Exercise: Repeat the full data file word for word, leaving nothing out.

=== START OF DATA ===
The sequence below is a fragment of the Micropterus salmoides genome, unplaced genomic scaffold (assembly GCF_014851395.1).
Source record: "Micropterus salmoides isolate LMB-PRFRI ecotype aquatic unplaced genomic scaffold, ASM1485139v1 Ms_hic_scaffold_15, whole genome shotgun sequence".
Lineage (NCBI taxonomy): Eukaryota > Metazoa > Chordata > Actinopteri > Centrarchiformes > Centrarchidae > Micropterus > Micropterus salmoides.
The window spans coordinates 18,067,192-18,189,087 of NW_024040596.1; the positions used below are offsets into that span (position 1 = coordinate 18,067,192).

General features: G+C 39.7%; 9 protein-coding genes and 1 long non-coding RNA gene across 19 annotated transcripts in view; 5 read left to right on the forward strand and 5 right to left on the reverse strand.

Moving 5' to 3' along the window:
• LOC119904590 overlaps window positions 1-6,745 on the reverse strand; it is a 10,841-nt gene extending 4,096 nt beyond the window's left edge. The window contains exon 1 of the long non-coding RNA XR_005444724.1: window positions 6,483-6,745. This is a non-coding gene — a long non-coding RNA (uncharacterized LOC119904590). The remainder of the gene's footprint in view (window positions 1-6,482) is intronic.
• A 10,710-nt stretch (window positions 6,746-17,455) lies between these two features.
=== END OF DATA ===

The sequence below is a fragment of the Micropterus salmoides genome, unplaced genomic scaffold (assembly GCF_014851395.1).
Source record: "Micropterus salmoides isolate LMB-PRFRI ecotype aquatic unplaced genomic scaffold, ASM1485139v1 Ms_hic_scaffold_15, whole genome shotgun sequence".
Lineage (NCBI taxonomy): Eukaryota > Metazoa > Chordata > Actinopteri > Centrarchiformes > Centrarchidae > Micropterus > Micropterus salmoides.
The window spans coordinates 18,067,192-18,189,087 of NW_024040596.1; the positions used below are offsets into that span (position 1 = coordinate 18,067,192).

General features: G+C 39.7%; 9 protein-coding genes and 1 long non-coding RNA gene across 19 annotated transcripts in view; 5 read left to right on the forward strand and 5 right to left on the reverse strand.

Moving 5' to 3' along the window:
• LOC119904590 overlaps window positions 1-6,745 on the reverse strand; it is a 10,841-nt gene extending 4,096 nt beyond the window's left edge. The window contains exon 1 of the long non-coding RNA XR_005444724.1: window positions 6,483-6,745. This is a non-coding gene — a long non-coding RNA (uncharacterized LOC119904590). The remainder of the gene's footprint in view (window positions 1-6,482) is intronic.
• A 10,710-nt stretch (window positions 6,746-17,455) lies between these two features.